I am sad to report that I have never seen the Refn version of Pusher, which is damn near 15 years old by now. I am pleased to report, though, that this English remake is quite solid, and that it makes me want to look into the older film as well. I am told by others that this remake is very faithful to the original (and is even executive produced by Refn), though the characters have a different tone. On its own merits, this Pusher is also a fine “crime gone horribly wrong” flick, wherein a drug dealer flubs a large deal and winds up owing a huge amount of money in a short amount of time to very dangerous people. Most of the film progresses as you might expect, but I was particularly impressed with its endgame. Nice, tense, and full of verve.

I was exhausted by this time, and the film didn’t start until 1 AM, so I have to admit that I snoozed off during a couple points of the film. That’s not the fault of this movie, though. Tai Chi 0 is a bright, feather-light, zany, zippy martial arts flick, complete with video game narrative guideposts (think Scott Pilgrim), steampunk machinery (!), and fight choreography by Sammo Hung (!!!). Don’t go in expecting a complete story, though. Tai Chi 0 is only the first entry in a series, and it ends on a cliffhanger. (You get to watch the trailer for the next film during the credits.) The basic story is one you’ve seen a thousand times in martial arts flicks; it’s the method of storytelling here that makes Tai Chi 0 a treat.


I had a fantastic day yesterday at scoring free stuff. I got a free beer in the Shiner theater during Plan C. I got free Tales from the Crypt pint glasses (!) at Pusher. I got a free lollipop at Tai Chi 0.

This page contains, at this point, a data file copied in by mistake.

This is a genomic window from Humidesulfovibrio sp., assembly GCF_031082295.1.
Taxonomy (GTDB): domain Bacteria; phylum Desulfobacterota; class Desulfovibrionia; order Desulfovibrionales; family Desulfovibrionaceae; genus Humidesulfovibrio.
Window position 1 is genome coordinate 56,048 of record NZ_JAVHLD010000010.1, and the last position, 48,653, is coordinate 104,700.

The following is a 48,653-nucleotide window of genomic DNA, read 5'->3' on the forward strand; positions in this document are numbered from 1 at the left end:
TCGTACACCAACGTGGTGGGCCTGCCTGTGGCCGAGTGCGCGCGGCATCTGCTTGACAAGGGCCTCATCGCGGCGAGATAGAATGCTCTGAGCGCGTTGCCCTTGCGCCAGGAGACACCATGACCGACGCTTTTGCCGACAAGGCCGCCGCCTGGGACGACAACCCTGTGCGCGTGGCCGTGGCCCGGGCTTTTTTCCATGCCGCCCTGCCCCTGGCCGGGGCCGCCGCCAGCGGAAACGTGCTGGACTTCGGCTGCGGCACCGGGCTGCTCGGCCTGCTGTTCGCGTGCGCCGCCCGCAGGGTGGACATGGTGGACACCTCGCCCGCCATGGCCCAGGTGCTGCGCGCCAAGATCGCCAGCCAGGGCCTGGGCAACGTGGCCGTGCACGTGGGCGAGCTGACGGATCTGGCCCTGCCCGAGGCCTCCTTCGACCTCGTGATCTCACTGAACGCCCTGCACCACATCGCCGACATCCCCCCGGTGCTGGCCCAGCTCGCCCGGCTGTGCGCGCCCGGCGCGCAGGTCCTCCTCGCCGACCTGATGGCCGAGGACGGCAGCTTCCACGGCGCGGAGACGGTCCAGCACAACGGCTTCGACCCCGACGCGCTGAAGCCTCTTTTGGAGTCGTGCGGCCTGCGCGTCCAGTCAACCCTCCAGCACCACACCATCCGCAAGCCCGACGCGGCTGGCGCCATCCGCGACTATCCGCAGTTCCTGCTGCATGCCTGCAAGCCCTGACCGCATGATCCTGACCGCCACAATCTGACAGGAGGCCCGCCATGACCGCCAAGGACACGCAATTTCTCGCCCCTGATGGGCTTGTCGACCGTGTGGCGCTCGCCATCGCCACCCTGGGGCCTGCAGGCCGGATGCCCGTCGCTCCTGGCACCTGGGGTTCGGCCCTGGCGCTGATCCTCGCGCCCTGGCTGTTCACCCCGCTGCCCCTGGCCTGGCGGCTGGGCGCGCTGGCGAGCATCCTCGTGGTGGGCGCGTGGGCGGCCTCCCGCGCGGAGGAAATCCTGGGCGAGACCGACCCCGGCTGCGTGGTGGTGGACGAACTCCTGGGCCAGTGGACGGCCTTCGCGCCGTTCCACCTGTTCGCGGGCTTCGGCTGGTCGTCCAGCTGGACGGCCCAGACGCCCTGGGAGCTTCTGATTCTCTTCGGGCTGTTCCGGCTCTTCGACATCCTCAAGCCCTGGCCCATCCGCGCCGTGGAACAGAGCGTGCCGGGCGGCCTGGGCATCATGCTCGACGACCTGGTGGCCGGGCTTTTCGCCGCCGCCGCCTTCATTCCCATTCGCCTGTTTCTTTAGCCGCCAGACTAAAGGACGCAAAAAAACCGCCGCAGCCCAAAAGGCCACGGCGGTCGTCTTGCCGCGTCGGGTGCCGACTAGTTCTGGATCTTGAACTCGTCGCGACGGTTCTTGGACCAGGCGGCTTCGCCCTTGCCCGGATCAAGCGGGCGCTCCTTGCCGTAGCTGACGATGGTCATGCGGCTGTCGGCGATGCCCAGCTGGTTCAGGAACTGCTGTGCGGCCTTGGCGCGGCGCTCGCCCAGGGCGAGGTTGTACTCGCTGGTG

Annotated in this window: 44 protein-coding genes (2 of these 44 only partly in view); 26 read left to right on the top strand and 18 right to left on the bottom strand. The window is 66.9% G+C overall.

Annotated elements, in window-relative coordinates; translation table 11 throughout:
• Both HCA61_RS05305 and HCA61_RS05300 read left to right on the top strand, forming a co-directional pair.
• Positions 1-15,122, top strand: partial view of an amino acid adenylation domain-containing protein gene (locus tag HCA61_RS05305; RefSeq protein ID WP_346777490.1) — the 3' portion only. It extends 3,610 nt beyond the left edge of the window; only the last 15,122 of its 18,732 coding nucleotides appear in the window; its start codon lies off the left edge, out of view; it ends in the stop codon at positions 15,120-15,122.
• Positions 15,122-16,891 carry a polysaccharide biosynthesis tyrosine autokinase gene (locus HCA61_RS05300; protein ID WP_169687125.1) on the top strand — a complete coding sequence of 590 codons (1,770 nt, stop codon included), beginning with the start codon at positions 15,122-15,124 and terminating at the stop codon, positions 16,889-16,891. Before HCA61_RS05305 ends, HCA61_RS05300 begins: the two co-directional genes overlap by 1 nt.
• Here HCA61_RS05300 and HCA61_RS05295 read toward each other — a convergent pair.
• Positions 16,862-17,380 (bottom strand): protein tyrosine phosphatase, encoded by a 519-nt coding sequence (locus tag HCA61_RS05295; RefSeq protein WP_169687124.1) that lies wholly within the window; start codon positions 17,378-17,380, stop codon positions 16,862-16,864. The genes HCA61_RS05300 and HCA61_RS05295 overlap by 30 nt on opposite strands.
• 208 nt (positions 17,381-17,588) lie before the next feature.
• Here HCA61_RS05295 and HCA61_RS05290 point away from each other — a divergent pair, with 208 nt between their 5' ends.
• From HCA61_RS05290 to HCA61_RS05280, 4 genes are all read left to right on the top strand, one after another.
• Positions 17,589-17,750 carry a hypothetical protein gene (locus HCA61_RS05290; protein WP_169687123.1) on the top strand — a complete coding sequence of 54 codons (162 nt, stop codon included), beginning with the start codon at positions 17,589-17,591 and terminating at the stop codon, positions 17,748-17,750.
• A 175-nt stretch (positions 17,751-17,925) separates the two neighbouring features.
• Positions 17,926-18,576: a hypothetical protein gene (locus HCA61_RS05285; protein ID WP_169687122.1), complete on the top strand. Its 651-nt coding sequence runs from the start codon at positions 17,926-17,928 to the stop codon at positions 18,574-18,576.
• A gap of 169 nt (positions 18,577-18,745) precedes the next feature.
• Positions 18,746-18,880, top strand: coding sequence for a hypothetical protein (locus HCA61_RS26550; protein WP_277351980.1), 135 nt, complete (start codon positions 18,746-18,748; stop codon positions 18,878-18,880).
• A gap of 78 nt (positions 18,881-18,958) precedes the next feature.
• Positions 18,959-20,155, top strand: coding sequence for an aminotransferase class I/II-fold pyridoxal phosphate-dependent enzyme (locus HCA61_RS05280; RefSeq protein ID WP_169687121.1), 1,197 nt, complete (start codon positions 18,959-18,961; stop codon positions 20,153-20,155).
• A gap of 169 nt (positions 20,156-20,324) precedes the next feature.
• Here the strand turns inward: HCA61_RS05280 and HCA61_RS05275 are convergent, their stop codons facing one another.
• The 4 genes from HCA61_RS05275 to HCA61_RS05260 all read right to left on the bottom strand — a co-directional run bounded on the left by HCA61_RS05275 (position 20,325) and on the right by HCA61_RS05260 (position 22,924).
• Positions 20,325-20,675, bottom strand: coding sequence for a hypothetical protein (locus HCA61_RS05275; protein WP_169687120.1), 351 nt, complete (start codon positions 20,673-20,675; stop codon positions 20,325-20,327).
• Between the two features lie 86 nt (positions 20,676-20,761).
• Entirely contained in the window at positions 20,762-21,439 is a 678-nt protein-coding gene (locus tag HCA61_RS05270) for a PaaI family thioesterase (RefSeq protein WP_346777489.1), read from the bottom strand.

Speaking of lollipops, a guy named Lars gave the most astounding introduction to Tai Chi 0, which involved a five-minute rant about rediscovering lollipops and the phrase, “Watch out, man, I know Tai Chi.” I think the preamble (emphasis on “amble”) was due to someone telling him to fill time while they got the film ready, but the result was downright surreal.

I totally missed out on The Fantastic Debates, wherein Fantastic Fest guests first debate with words, and then resolve their battles in a boxing ring. I hear that the twin women who made American Mary battled each other, and Tim League battled the guy who made Miami Connection. I’m sure video will emerge soon.

Director David Wu was present for the Cold Steel screening, and he delivered a fantastic Q&A. He’s funny, articulate, and in possession of decades of experience in the Asian film industry. I could listen to him do Q&A for hours.

Fantastic Fest 2012: Day 2

Noboru Iguchi Eating Bull Penis Sushi

Noboro Iguchi eating bull penis sushi at the Extreme Sushi Challenge, prior to screening his film, Dead Sushi.

I’m only two days in, and Fantastic Fest is already kicking my ass. This is as it should be.

Hands down, this is the best film I saw yesterday, and is an early favorite for the festival. This film, directed by Brandon Cronenberg (David Cronenberg’s son), feels like something from early in David Cronenberg’s career, somewhere between Videodrome and Dead Ringers. Antiviral progresses coolly and deliberately, portraying a near-future world where viruses from celebrities are in high demand. It’s an ingenious concept explored well, making this film the smartest new horror film I’ve seen in a long while. If you can’t handle films with a slow pace or lots of needles, this won’t be for you, but anyone who is a fan of old school Cronenberg will likely love this.